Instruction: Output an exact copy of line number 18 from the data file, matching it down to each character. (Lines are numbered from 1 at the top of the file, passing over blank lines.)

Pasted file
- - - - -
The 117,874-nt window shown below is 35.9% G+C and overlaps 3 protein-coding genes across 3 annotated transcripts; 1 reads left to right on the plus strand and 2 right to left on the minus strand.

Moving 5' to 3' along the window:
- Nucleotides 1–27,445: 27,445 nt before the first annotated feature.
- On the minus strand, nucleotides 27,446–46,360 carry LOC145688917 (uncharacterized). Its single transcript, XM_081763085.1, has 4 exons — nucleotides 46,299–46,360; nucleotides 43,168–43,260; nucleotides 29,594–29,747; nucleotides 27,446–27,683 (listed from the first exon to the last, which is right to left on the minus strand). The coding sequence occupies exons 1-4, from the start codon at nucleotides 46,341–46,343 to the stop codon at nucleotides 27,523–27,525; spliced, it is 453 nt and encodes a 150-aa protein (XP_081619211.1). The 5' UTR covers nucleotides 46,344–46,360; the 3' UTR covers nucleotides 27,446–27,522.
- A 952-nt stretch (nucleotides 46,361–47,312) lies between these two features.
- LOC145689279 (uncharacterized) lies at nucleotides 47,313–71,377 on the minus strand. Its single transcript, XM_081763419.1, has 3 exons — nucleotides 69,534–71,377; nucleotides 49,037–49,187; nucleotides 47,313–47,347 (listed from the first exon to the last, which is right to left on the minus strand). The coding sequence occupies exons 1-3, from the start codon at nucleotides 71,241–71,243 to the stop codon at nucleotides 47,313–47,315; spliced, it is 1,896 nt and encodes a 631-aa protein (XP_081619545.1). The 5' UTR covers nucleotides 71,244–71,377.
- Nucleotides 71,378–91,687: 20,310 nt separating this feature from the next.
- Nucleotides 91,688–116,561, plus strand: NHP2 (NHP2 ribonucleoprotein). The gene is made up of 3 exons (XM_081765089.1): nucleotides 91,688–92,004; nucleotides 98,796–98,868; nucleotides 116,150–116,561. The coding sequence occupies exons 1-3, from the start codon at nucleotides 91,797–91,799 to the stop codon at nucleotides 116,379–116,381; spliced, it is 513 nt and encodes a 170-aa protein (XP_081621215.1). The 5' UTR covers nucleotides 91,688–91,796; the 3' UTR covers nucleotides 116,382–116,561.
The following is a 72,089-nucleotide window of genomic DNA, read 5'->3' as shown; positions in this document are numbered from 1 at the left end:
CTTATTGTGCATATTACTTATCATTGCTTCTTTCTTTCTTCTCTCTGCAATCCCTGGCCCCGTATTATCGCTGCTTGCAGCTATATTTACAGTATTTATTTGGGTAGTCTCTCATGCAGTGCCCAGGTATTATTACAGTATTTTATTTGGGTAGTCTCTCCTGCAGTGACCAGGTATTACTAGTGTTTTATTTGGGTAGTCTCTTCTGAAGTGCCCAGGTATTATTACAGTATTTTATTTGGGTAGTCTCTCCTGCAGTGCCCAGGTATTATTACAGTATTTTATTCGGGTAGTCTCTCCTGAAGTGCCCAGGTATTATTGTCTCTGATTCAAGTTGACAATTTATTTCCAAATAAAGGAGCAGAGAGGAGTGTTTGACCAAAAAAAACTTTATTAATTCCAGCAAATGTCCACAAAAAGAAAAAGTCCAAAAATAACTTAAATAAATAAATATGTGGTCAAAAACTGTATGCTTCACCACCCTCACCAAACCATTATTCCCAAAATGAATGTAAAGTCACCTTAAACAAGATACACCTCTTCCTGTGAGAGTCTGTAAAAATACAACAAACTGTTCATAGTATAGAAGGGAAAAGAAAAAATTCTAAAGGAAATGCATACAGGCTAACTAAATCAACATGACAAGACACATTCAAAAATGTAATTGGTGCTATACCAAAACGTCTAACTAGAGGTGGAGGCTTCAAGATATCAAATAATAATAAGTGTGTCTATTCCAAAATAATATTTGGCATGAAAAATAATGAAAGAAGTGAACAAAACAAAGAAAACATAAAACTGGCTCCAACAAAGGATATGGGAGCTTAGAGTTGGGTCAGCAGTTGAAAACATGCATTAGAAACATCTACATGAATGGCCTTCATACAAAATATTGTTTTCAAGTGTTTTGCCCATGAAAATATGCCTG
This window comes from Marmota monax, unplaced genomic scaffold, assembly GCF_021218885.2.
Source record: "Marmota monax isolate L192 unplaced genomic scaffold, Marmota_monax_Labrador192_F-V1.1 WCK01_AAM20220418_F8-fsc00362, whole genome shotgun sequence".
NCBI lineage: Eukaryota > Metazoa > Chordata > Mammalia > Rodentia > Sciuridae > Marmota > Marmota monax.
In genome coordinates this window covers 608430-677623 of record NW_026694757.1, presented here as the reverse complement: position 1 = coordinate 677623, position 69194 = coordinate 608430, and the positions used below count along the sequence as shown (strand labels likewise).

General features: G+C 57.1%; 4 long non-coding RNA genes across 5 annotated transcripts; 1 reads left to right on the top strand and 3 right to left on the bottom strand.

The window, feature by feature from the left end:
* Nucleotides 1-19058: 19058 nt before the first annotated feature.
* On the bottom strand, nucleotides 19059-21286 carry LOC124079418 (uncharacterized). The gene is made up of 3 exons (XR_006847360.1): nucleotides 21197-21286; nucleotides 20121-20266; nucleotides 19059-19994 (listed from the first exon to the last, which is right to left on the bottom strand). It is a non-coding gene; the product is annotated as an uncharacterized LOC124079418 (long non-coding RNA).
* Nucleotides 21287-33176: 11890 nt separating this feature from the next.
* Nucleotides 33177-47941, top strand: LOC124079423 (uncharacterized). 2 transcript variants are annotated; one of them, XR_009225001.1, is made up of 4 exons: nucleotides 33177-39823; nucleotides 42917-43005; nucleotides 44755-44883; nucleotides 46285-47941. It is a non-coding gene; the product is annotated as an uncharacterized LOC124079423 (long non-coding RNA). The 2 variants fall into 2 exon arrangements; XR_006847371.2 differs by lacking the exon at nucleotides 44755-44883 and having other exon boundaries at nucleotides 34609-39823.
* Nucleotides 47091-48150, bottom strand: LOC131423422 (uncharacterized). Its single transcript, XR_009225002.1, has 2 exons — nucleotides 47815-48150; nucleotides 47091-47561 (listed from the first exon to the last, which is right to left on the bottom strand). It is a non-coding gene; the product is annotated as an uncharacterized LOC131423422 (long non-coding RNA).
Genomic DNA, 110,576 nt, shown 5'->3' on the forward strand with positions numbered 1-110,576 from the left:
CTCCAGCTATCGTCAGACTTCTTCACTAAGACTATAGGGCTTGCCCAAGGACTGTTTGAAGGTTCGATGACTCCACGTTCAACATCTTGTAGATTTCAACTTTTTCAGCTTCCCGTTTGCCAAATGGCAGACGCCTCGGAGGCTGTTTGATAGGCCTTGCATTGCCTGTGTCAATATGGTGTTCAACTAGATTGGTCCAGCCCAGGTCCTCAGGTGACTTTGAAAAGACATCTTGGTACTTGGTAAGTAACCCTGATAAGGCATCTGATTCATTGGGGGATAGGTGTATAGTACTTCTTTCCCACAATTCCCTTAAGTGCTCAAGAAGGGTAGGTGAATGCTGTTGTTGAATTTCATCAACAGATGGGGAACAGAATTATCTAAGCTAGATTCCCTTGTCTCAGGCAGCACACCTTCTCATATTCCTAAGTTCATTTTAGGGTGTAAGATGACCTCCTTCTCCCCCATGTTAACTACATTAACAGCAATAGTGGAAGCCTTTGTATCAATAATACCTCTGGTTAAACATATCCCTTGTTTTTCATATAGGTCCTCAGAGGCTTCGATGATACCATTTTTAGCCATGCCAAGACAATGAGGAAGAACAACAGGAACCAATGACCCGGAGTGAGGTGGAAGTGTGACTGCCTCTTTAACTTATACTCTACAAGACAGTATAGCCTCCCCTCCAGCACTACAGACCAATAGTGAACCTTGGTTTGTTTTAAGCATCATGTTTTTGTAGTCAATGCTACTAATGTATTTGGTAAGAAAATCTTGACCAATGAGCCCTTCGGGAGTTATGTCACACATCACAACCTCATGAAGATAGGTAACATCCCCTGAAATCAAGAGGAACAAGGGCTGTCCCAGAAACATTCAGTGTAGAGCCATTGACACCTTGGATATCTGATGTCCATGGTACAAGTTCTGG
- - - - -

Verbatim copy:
* On the bottom strand, nucleotides 19059-21286 carry LOC124079418 (uncharacterized). The gene is made up of 3 exons (XR_006847360.1): nucleotides 21197-21286; nucleotides 20121-20266; nucleotides 19059-19994 (listed from the first exon to the last, which is right to left on the bottom strand). It is a non-coding gene; the product is annotated as an uncharacterized LOC124079418 (long non-coding RNA).